In retrospect, the solo version of Stravinsky's Rite of Spring can be interpreted as a bleak, oppressive dance about his own life. The ballet is one of the late works by Uwe Scholz, one of the most important choreographers of the twentieth century.
During his short life, this former wunderkind created over 100 ballets, including Major stage successes such as Die Schöpfung, Die Grosse Messe and Bruckner 8. Scholz was regarded as a sensitive, highly musical artist with a fine sense of humor, but again and again, he was plagued by an excruciating perfectionism, self-doubts and fears. At times, they made work impossible for him. "Sometimes the great artist's path does not lead to laurel-wreathed solitude, but to deep despair," writes the ballet critic Klaus Geitel looking back on Scholz's life.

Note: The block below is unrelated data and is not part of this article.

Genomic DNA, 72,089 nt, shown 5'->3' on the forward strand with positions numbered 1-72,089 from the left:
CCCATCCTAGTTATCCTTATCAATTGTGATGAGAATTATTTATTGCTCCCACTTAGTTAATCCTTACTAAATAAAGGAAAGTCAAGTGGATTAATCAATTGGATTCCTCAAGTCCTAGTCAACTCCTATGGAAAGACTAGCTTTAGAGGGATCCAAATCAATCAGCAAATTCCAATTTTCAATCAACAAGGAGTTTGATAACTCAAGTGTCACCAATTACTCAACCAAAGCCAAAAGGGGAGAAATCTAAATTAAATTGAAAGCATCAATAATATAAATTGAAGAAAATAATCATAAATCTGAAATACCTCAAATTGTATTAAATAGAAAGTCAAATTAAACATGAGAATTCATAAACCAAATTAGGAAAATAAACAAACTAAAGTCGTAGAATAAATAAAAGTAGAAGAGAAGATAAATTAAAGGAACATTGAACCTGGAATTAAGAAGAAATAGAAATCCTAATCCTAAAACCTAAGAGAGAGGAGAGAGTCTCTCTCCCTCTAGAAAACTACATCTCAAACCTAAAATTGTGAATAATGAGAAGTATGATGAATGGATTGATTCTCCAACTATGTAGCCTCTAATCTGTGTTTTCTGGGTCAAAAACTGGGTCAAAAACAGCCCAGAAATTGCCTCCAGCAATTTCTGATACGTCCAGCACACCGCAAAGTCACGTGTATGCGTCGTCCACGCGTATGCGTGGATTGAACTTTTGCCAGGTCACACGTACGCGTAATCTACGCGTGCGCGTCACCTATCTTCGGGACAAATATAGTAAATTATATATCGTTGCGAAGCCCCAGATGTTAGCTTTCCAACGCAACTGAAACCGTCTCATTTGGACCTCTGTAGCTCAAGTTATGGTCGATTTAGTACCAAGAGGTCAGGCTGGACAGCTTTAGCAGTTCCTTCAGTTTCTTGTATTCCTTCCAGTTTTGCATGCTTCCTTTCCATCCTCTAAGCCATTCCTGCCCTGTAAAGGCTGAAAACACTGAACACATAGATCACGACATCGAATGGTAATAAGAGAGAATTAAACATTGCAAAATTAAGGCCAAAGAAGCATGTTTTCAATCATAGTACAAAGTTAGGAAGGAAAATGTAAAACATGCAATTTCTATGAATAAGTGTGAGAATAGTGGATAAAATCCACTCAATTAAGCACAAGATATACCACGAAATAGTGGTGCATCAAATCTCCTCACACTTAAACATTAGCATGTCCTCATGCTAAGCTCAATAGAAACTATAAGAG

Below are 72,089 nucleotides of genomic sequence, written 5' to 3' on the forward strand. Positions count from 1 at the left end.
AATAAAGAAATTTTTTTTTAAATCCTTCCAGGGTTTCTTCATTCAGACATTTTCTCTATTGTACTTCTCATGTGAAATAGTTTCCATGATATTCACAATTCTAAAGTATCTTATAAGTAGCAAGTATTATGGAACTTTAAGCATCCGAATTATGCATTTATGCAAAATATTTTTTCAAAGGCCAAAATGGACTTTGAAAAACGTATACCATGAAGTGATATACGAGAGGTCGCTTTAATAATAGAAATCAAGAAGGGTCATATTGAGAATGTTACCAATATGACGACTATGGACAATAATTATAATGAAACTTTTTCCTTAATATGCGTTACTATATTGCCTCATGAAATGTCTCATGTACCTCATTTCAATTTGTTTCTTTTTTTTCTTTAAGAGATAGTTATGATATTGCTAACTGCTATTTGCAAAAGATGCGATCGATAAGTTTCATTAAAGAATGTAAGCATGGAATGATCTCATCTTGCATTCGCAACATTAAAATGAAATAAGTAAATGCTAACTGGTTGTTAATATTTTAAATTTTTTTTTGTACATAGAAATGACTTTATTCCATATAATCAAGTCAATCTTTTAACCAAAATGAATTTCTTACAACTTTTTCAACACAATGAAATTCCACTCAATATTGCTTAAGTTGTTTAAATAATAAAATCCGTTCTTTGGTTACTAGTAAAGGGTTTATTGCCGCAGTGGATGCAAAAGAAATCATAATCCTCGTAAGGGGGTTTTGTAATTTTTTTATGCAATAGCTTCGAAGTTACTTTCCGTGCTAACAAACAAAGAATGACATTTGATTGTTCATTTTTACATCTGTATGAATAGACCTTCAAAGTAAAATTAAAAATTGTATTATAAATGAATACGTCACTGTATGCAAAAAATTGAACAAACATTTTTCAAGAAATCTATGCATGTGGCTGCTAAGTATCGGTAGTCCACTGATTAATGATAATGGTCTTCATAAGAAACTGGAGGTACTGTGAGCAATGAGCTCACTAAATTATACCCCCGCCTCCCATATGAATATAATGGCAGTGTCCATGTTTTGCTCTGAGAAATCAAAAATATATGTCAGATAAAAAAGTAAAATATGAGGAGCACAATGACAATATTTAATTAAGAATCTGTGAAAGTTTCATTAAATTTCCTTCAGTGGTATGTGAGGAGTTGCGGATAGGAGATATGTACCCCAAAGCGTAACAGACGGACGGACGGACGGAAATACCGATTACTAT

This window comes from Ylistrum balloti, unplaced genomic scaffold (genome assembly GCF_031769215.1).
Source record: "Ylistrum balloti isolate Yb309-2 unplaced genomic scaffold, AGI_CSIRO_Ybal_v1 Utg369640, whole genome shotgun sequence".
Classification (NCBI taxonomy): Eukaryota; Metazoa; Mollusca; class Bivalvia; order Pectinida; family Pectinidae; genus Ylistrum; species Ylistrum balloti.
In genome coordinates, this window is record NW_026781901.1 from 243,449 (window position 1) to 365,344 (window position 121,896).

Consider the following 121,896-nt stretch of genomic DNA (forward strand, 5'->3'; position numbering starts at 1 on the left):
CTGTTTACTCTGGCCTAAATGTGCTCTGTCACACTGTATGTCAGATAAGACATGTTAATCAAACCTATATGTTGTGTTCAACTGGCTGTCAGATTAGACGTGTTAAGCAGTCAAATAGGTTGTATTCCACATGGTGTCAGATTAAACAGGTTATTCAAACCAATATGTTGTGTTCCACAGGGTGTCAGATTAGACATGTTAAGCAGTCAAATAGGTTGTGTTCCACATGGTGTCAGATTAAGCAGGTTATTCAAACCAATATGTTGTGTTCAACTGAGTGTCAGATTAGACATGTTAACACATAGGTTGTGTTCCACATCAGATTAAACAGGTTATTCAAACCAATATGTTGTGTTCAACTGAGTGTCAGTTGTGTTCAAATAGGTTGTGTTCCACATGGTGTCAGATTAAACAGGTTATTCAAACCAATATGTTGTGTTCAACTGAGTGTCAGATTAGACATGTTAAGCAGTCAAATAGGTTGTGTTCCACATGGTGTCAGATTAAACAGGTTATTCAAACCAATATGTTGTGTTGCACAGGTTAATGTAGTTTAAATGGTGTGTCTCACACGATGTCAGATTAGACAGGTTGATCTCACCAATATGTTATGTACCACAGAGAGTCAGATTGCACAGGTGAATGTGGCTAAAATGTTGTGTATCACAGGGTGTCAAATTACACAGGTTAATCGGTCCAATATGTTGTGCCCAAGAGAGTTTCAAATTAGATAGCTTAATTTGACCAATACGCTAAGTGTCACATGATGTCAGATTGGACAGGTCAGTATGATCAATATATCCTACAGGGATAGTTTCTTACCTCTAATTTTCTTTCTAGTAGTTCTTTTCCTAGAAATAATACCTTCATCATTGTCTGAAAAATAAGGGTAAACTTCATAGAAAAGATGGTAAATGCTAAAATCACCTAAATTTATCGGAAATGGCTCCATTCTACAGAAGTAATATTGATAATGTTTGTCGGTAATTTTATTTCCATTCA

The film Soulscapes is a highly personal, moving portrait of Uwe Scholz, who died on November 21, 2004, at the age of 45. In one of his last interviews with the director Günter Atteln, Scholz talks about himself and his work with an unprecedented openness. "I'm drawn to symphonic music from the Classical and Romantic periods. I simply need these soulscapes," he said.
Lothar Zagrosek, Joachim Schlömer – Bernhard Schneider (Froh), Wolfgang Probst (Wotan), Robert Künzle (Loge) – Staatsoper Stuttgart
Giovanni di Palma, Kiyoko Kimura – Ballet of Leipzig
Nederlands Dans Theater
Birgit Keiln, Richard Cragun